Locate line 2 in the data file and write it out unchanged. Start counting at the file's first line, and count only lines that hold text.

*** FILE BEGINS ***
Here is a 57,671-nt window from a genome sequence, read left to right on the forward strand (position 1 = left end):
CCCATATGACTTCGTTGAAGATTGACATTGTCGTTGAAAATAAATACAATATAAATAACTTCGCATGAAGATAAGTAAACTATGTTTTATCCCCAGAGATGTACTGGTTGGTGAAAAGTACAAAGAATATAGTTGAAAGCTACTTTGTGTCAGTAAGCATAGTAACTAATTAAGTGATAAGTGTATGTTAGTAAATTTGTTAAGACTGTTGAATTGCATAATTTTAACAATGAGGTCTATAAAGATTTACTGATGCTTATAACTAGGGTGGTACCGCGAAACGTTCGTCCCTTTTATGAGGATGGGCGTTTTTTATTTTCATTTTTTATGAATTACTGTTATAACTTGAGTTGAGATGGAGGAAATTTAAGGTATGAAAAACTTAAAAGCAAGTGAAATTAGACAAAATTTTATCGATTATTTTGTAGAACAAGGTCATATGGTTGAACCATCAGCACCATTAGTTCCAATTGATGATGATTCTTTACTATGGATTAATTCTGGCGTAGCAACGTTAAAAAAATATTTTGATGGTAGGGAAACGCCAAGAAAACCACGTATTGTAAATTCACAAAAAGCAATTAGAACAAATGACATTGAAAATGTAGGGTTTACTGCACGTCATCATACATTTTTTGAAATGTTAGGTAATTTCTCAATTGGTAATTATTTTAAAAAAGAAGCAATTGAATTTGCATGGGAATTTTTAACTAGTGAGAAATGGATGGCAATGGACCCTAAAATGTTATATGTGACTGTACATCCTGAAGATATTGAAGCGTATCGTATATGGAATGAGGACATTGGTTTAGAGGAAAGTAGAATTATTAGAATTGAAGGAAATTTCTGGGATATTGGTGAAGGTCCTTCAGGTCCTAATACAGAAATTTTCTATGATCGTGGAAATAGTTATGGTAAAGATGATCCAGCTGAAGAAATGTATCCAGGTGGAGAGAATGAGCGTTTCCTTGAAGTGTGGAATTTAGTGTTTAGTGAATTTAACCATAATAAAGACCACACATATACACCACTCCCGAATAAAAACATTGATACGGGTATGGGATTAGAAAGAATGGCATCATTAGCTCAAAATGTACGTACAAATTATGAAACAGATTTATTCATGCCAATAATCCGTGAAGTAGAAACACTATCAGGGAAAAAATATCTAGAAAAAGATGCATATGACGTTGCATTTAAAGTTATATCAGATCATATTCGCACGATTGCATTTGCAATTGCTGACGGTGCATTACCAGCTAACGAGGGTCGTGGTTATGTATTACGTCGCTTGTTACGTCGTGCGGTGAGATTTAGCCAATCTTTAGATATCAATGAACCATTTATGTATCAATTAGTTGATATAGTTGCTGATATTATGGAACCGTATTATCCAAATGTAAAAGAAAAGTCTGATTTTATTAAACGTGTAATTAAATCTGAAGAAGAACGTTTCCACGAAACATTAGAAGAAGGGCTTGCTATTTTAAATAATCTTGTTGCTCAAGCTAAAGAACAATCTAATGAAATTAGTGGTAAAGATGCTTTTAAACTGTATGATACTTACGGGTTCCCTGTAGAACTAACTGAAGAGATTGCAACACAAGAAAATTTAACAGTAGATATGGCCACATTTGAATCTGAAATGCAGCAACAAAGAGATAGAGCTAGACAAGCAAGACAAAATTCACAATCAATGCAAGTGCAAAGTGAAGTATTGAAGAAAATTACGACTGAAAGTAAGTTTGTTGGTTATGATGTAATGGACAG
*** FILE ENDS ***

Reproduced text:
CCCATATGACTTCGTTGAAGATTGACATTGTCGTTGAAAATAAATACAATATAAATAACTTCGCATGAAGATAAGTAAACTATGTTTTATCCCCAGAGATGTACTGGTTGGTGAAAAGTACAAAGAATATAGTTGAAAGCTACTTTGTGTCAGTAAGCATAGTAACTAATTAAGTGATAAGTGTATGTTAGTAAATTTGTTAAGACTGTTGAATTGCATAATTTTAACAATGAGGTCTATAAAGATTTACTGATGCTTATAACTAGGGTGGTACCGCGAAACGTTCGTCCCTTTTATGAGGATGGGCGTTTTTTATTTTCATTTTTTATGAATTACTGTTATAACTTGAGTTGAGATGGAGGAAATTTAAGGTATGAAAAACTTAAAAGCAAGTGAAATTAGACAAAATTTTATCGATTATTTTGTAGAACAAGGTCATATGGTTGAACCATCAGCACCATTAGTTCCAATTGATGATGATTCTTTACTATGGATTAATTCTGGCGTAGCAACGTTAAAAAAATATTTTGATGGTAGGGAAACGCCAAGAAAACCACGTATTGTAAATTCACAAAAAGCAATTAGAACAAATGACATTGAAAATGTAGGGTTTACTGCACGTCATCATACATTTTTTGAAATGTTAGGTAATTTCTCAATTGGTAATTATTTTAAAAAAGAAGCAATTGAATTTGCATGGGAATTTTTAACTAGTGAGAAATGGATGGCAATGGACCCTAAAATGTTATATGTGACTGTACATCCTGAAGATATTGAAGCGTATCGTATATGGAATGAGGACATTGGTTTAGAGGAAAGTAGAATTATTAGAATTGAAGGAAATTTCTGGGATATTGGTGAAGGTCCTTCAGGTCCTAATACAGAAATTTTCTATGATCGTGGAAATAGTTATGGTAAAGATGATCCAGCTGAAGAAATGTATCCAGGTGGAGAGAATGAGCGTTTCCTTGAAGTGTGGAATTTAGTGTTTAGTGAATTTAACCATAATAAAGACCACACATATACACCACTCCCGAATAAAAACATTGATACGGGTATGGGATTAGAAAGAATGGCATCATTAGCTCAAAATGTACGTACAAATTATGAAACAGATTTATTCATGCCAATAATCCGTGAAGTAGAAACACTATCAGGGAAAAAATATCTAGAAAAAGATGCATATGACGTTGCATTTAAAGTTATATCAGATCATATTCGCACGATTGCATTTGCAATTGCTGACGGTGCATTACCAGCTAACGAGGGTCGTGGTTATGTATTACGTCGCTTGTTACGTCGTGCGGTGAGATTTAGCCAATCTTTAGATATCAATGAACCATTTATGTATCAATTAGTTGATATAGTTGCTGATATTATGGAACCGTATTATCCAAATGTAAAAGAAAAGTCTGATTTTATTAAACGTGTAATTAAATCTGAAGAAGAACGTTTCCACGAAACATTAGAAGAAGGGCTTGCTATTTTAAATAATCTTGTTGCTCAAGCTAAAGAACAATCTAATGAAATTAGTGGTAAAGATGCTTTTAAACTGTATGATACTTACGGGTTCCCTGTAGAACTAACTGAAGAGATTGCAACACAAGAAAATTTAACAGTAGATATGGCCACATTTGAATCTGAAATGCAGCAACAAAGAGATAGAGCTAGACAAGCAAGACAAAATTCACAATCAATGCAAGTGCAAAGTGAAGTATTGAAGAAAATTACGACTGAAAGTAAGTTTGTTGGTTATGATGTAATGGACAG